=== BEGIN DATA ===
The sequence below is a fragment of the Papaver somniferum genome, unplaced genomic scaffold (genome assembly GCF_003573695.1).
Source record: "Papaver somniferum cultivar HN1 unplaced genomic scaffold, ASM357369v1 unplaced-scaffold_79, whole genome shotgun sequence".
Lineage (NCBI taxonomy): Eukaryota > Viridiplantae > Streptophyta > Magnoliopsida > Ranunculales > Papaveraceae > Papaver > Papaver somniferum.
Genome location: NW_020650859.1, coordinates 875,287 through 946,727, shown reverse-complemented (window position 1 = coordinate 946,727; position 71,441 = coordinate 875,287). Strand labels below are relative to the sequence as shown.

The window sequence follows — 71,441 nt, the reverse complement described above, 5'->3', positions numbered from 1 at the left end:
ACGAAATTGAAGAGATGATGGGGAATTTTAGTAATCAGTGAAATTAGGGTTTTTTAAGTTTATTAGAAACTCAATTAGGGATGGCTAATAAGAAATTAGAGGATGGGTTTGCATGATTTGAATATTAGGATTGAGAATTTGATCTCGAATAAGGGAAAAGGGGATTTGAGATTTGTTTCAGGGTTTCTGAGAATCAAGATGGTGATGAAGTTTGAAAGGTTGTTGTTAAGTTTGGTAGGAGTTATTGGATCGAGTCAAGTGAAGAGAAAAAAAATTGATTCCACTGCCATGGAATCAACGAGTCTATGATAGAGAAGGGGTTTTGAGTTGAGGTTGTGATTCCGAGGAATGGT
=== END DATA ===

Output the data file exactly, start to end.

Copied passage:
The sequence below is a fragment of the Papaver somniferum genome, unplaced genomic scaffold (genome assembly GCF_003573695.1).
Source record: "Papaver somniferum cultivar HN1 unplaced genomic scaffold, ASM357369v1 unplaced-scaffold_79, whole genome shotgun sequence".
Lineage (NCBI taxonomy): Eukaryota > Viridiplantae > Streptophyta > Magnoliopsida > Ranunculales > Papaveraceae > Papaver > Papaver somniferum.
Genome location: NW_020650859.1, coordinates 875,287 through 946,727, shown reverse-complemented (window position 1 = coordinate 946,727; position 71,441 = coordinate 875,287). Strand labels below are relative to the sequence as shown.

The window sequence follows — 71,441 nt, the reverse complement described above, 5'->3', positions numbered from 1 at the left end:
ACGAAATTGAAGAGATGATGGGGAATTTTAGTAATCAGTGAAATTAGGGTTTTTTAAGTTTATTAGAAACTCAATTAGGGATGGCTAATAAGAAATTAGAGGATGGGTTTGCATGATTTGAATATTAGGATTGAGAATTTGATCTCGAATAAGGGAAAAGGGGATTTGAGATTTGTTTCAGGGTTTCTGAGAATCAAGATGGTGATGAAGTTTGAAAGGTTGTTGTTAAGTTTGGTAGGAGTTATTGGATCGAGTCAAGTGAAGAGAAAAAAAATTGATTCCACTGCCATGGAATCAACGAGTCTATGATAGAGAAGGGGTTTTGAGTTGAGGTTGTGATTCCGAGGAATGGT